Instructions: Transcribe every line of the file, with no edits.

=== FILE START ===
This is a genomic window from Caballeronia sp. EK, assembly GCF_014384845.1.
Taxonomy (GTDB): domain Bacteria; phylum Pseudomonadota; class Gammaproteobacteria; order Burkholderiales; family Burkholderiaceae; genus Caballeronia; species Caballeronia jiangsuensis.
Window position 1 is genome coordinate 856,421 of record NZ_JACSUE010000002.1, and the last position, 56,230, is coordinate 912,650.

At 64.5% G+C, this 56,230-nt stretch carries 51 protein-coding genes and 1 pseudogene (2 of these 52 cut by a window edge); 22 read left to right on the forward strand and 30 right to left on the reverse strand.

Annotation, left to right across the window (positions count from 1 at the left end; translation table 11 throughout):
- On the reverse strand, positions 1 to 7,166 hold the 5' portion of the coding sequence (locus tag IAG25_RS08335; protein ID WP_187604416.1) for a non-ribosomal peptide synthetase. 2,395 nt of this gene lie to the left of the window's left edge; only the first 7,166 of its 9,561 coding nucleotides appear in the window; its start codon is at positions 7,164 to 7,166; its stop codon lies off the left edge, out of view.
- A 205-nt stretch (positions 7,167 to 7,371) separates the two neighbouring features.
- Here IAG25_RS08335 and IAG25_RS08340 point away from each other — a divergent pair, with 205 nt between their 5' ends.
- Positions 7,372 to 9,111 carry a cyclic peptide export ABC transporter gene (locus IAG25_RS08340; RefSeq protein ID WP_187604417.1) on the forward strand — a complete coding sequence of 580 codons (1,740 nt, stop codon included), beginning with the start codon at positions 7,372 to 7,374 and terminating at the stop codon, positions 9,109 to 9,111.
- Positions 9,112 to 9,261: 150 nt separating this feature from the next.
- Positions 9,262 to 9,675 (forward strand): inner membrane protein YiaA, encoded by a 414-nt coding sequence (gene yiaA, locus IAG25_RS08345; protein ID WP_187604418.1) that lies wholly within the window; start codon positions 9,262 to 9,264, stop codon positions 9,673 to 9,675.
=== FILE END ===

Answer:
This is a genomic window from Caballeronia sp. EK, assembly GCF_014384845.1.
Taxonomy (GTDB): domain Bacteria; phylum Pseudomonadota; class Gammaproteobacteria; order Burkholderiales; family Burkholderiaceae; genus Caballeronia; species Caballeronia jiangsuensis.
Window position 1 is genome coordinate 856,421 of record NZ_JACSUE010000002.1, and the last position, 56,230, is coordinate 912,650.

At 64.5% G+C, this 56,230-nt stretch carries 51 protein-coding genes and 1 pseudogene (2 of these 52 cut by a window edge); 22 read left to right on the forward strand and 30 right to left on the reverse strand.

Annotation, left to right across the window (positions count from 1 at the left end; translation table 11 throughout):
- On the reverse strand, positions 1 to 7,166 hold the 5' portion of the coding sequence (locus tag IAG25_RS08335; protein ID WP_187604416.1) for a non-ribosomal peptide synthetase. 2,395 nt of this gene lie to the left of the window's left edge; only the first 7,166 of its 9,561 coding nucleotides appear in the window; its start codon is at positions 7,164 to 7,166; its stop codon lies off the left edge, out of view.
- A 205-nt stretch (positions 7,167 to 7,371) separates the two neighbouring features.
- Here IAG25_RS08335 and IAG25_RS08340 point away from each other — a divergent pair, with 205 nt between their 5' ends.
- Positions 7,372 to 9,111 carry a cyclic peptide export ABC transporter gene (locus IAG25_RS08340; RefSeq protein ID WP_187604417.1) on the forward strand — a complete coding sequence of 580 codons (1,740 nt, stop codon included), beginning with the start codon at positions 7,372 to 7,374 and terminating at the stop codon, positions 9,109 to 9,111.
- Positions 9,112 to 9,261: 150 nt separating this feature from the next.
- Positions 9,262 to 9,675 (forward strand): inner membrane protein YiaA, encoded by a 414-nt coding sequence (gene yiaA, locus IAG25_RS08345; protein ID WP_187604418.1) that lies wholly within the window; start codon positions 9,262 to 9,264, stop codon positions 9,673 to 9,675.